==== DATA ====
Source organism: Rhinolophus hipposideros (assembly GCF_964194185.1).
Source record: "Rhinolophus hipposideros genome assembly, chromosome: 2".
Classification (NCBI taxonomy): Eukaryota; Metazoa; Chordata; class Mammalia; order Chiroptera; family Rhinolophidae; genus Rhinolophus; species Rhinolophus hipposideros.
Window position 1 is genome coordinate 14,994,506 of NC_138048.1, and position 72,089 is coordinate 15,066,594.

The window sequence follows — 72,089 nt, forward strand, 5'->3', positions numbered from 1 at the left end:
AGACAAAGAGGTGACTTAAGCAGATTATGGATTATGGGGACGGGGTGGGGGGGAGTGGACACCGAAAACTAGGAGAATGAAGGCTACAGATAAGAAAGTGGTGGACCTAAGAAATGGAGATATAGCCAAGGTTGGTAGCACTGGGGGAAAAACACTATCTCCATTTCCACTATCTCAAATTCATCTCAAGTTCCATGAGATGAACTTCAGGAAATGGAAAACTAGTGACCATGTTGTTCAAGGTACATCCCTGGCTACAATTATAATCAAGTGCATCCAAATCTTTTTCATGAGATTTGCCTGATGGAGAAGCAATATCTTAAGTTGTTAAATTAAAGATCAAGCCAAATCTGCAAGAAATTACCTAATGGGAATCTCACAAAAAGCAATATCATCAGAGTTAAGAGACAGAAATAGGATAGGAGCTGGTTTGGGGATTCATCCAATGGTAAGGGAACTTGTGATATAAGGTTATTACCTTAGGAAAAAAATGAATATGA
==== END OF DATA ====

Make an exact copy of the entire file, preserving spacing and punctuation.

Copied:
Source organism: Rhinolophus hipposideros (assembly GCF_964194185.1).
Source record: "Rhinolophus hipposideros genome assembly, chromosome: 2".
Classification (NCBI taxonomy): Eukaryota; Metazoa; Chordata; class Mammalia; order Chiroptera; family Rhinolophidae; genus Rhinolophus; species Rhinolophus hipposideros.
Window position 1 is genome coordinate 14,994,506 of NC_138048.1, and position 72,089 is coordinate 15,066,594.

The window sequence follows — 72,089 nt, forward strand, 5'->3', positions numbered from 1 at the left end:
AGACAAAGAGGTGACTTAAGCAGATTATGGATTATGGGGACGGGGTGGGGGGGAGTGGACACCGAAAACTAGGAGAATGAAGGCTACAGATAAGAAAGTGGTGGACCTAAGAAATGGAGATATAGCCAAGGTTGGTAGCACTGGGGGAAAAACACTATCTCCATTTCCACTATCTCAAATTCATCTCAAGTTCCATGAGATGAACTTCAGGAAATGGAAAACTAGTGACCATGTTGTTCAAGGTACATCCCTGGCTACAATTATAATCAAGTGCATCCAAATCTTTTTCATGAGATTTGCCTGATGGAGAAGCAATATCTTAAGTTGTTAAATTAAAGATCAAGCCAAATCTGCAAGAAATTACCTAATGGGAATCTCACAAAAAGCAATATCATCAGAGTTAAGAGACAGAAATAGGATAGGAGCTGGTTTGGGGATTCATCCAATGGTAAGGGAACTTGTGATATAAGGTTATTACCTTAGGAAAAAAATGAATATGA